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Bickford's passion to serve during war took him to Canada

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Saturday, Jan. 18, 2014, 4:12 p.m.
 

Part 3 of 3

Peter W. Bickford left home in Monongahela and his job as sports editor of The Daily Republican to enter the military only four months after the Japanese attack on Pearl Harbor on Dec. 7, 1941, pushed the United States into World War II.

That commitment to duty ultimately led to Bickford's tragic death when his plane crashed Sept. 16, 1944, at Strijen in the Netherlands. He and the other six crew members of the bomber will be honored on a war memorial to be constructed at nearby Oud-Beijerland on May 2, 2015. Anton de Man of Strijen is spearheading the monument project.

Although he was born in Bristol, England, and still a British citizen at the time he lived and worked in Monongahela, Bickford attempted to enlist in the U.S. Army Air Force. He was unsuccessful twice and eventually went to Canada to join the Royal Canadian Air Force.

He went overseas in May 1943 after receiving his wings and sergeant's chevrons at Moncton, New Brunswick. His commission as Pilot Officer came a few days later while he was in Monongahela on furlough and his promotion to Flying Officer while he was based in England.

First hometown casualty

The first Monongahelan to lose his life in the uniform of an Allied nation in World War II, Bickford was the pilot of a Lancaster bomber during his service in Europe. He assisted in the aerial bombardment in support of the Normandy landing and also at the Battle of Caen after having flown a number of tactical bombing missions prior to D-Day.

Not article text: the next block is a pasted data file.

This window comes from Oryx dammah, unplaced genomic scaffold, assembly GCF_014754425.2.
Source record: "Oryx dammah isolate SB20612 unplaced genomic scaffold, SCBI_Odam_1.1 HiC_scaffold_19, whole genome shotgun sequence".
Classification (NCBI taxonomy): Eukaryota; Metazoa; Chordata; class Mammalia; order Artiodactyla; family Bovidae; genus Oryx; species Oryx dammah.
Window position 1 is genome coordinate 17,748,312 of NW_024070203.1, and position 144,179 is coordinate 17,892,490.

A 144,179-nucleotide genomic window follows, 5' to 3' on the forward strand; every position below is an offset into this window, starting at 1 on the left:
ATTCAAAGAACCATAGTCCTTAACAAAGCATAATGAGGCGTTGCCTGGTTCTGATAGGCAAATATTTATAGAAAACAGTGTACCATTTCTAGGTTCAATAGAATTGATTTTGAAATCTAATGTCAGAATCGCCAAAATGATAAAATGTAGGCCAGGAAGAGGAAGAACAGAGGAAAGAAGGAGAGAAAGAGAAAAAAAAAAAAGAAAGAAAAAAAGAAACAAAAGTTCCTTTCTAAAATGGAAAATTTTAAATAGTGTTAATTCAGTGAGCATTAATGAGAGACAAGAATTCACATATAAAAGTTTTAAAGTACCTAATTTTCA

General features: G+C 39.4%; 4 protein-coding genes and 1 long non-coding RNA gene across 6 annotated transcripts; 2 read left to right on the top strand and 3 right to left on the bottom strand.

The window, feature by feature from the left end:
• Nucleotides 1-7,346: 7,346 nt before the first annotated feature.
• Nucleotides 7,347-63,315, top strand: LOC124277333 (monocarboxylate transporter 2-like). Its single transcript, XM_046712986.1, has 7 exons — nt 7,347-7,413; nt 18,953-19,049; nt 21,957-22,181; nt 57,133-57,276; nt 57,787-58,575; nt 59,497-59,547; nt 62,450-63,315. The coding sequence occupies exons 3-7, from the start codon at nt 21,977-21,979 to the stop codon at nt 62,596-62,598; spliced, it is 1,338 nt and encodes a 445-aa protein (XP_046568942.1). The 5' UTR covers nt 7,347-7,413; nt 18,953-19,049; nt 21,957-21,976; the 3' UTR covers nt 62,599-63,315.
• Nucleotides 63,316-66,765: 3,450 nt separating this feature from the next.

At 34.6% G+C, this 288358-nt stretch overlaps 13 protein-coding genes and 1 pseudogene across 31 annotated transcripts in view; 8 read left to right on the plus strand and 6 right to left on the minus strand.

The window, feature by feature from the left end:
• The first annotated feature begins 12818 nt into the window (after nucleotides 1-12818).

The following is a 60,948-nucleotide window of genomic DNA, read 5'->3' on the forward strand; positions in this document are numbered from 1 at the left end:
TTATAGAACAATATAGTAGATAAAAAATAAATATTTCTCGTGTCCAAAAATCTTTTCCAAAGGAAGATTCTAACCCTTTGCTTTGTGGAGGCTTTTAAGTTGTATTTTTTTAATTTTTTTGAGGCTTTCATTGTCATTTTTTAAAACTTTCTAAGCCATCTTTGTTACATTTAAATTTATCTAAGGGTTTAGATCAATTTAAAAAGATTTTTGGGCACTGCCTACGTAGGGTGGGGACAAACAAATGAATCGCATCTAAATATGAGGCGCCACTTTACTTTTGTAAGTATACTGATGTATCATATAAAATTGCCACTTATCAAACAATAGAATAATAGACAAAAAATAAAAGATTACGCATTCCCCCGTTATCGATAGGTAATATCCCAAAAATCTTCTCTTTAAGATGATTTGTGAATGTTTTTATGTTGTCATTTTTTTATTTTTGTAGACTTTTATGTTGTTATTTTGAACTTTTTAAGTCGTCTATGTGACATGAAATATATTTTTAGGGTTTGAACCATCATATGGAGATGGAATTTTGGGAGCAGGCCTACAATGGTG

Bickford and his crew members were assigned to the No. 115 Squadron of the Royal Air Force Bomber Command, which traced its genesis to Dec. 1, 1917, according to RAF History links on the Internet (© Crown Copyright 2004 and © Deltaweb International Ltd 2004).

The crew's flight log, part of the family archives maintained by Bickford's sister-in-law, Pat Bickford, and nephew, Peter J. Bickford, shows missions that began at bases in such areas as Woodbridge, England, and Valenciennes, Monadier and Biennais in France.

The signature of D. Dawson is shown as authorizing some of the early and mid-1944 information that appears on the two-page log. But because D. Dawson is believed to be the Douglas Dawson who was among those killed in the crash over Holland, the person who wrote “Missing 1617/Sept. 44” remains a mystery.

Flight log

The log reveals that Bickford and his RCAF crew mates flew a variety of Lancaster bombers on their bombing, surveillance and test missions. Bickford is listed as the pilot on all but one mission. The name of Commander Devas appears on a June 5, 1944, run from Woodbridge.

Bickford's service with the Royal Canadian Air Force is noted in an excellent website, www.lancasterdiary.net, which chronicles the training and tour of operations of Lancaster bomber pilot Bruce Johnston through the diary he kept during his service with the RCAF. The site, which is the copyright property of and administered by Johnston's sons, Scott Johnston and Mark Johnston, refers to Bickford as a “friend and colleague.”

Diary details attack

Of special note in Johnston's diary is Operation #27 over Kamen, Germany, on Monday, Sept. 11, 1944. Johnston recalled that 154 Lancasters participated in attacks on synthetic oil plants on the Castrop-Rauxel, Kamen and Gelsenkirchen (Nordstrem). Although none of the 115 Squadron airplanes was lost, Johnston's plane was badly damaged by flak. Johnston, who was later awarded the Distinguished Flying Cross for getting his plane and crew back safely, credited Bickford for his help in that return.

“Bickford passed me just out of the target and when he saw who it was he came back and formatted (flew in formation) on me all the way back,” Johnston wrote.

Other entries in his diary making reference to Bickford include: